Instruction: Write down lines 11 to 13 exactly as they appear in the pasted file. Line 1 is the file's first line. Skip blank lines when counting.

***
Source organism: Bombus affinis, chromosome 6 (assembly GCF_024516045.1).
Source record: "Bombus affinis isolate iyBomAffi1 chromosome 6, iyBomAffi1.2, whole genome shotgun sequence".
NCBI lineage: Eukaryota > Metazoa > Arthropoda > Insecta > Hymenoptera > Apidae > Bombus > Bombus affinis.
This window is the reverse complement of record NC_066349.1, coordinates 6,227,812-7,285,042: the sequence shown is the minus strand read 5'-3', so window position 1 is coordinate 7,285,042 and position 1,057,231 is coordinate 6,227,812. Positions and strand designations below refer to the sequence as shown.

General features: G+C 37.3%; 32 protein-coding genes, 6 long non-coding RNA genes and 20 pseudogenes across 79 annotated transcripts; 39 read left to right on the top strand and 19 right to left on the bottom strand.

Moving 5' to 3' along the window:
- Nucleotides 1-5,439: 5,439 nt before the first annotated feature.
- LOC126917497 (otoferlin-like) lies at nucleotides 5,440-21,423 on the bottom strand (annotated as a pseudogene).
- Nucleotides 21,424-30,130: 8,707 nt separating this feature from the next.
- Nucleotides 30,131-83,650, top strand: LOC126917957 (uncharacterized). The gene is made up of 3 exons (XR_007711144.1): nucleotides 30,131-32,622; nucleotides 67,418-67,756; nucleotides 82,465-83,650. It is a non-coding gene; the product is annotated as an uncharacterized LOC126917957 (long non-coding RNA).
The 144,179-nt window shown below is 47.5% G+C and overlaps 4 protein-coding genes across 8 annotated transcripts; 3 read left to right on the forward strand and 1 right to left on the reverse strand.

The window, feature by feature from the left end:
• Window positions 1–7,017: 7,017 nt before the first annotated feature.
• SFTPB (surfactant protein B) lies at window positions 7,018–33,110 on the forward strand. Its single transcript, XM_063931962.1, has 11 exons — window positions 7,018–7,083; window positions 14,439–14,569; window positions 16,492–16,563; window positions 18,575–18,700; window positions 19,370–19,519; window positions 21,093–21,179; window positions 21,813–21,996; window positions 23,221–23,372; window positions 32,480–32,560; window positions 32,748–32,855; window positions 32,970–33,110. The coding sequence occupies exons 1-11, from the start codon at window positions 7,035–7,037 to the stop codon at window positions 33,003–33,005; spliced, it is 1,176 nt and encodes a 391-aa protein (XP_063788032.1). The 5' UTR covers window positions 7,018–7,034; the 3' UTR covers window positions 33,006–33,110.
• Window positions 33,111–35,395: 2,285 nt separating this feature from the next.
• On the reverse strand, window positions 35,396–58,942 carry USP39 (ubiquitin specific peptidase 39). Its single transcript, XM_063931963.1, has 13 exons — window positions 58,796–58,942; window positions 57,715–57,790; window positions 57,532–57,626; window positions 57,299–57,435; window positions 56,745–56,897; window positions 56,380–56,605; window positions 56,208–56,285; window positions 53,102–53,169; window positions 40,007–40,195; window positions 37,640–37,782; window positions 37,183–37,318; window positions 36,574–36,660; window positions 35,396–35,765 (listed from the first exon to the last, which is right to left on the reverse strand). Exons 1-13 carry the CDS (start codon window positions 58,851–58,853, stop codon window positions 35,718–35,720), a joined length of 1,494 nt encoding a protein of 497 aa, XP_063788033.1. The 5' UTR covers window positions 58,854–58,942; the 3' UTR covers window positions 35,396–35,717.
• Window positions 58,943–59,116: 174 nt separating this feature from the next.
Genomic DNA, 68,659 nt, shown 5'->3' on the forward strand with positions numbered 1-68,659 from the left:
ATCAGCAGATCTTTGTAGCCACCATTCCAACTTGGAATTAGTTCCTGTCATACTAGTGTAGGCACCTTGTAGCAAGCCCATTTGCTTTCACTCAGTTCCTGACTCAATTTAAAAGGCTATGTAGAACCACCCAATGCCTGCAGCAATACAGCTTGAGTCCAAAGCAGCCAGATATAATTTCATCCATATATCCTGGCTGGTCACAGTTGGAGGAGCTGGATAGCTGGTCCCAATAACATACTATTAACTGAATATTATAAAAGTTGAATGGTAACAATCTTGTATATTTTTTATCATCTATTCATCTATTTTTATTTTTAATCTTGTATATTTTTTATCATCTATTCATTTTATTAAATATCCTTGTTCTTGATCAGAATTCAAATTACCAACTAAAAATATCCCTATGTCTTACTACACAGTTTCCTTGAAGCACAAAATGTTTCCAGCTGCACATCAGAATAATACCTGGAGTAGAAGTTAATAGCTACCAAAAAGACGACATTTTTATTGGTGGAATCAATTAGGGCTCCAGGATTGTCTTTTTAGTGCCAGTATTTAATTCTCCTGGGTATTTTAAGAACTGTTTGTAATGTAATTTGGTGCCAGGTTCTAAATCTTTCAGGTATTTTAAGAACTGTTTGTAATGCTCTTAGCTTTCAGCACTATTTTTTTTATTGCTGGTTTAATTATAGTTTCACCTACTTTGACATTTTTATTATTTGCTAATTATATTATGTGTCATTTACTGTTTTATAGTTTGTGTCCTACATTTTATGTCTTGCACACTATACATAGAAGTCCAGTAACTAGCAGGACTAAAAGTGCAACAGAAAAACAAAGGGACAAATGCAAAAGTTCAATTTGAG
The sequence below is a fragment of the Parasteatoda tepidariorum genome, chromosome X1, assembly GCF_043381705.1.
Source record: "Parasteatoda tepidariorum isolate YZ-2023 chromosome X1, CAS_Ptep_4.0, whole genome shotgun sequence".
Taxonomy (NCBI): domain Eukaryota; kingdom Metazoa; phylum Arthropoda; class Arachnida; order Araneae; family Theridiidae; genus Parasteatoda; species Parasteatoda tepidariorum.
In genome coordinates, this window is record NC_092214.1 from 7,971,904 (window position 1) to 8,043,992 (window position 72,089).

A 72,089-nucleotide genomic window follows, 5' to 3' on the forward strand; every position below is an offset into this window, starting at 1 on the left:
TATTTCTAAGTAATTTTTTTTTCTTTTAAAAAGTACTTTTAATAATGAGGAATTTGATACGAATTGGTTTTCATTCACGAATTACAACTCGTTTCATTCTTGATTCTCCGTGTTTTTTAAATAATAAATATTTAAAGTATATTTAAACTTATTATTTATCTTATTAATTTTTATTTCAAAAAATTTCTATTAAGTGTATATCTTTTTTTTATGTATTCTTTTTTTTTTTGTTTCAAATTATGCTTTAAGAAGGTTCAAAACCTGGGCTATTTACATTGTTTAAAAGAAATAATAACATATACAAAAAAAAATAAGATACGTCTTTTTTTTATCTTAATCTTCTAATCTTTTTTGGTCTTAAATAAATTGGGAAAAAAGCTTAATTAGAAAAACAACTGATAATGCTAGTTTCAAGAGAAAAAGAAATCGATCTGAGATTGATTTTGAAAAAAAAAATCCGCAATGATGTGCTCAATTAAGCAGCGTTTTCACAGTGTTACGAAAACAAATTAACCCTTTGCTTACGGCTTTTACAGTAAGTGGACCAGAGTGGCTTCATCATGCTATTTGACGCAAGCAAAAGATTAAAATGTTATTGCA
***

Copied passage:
The 144,179-nt window shown below is 47.5% G+C and overlaps 4 protein-coding genes across 8 annotated transcripts; 3 read left to right on the forward strand and 1 right to left on the reverse strand.

The window, feature by feature from the left end:
• Window positions 1–7,017: 7,017 nt before the first annotated feature.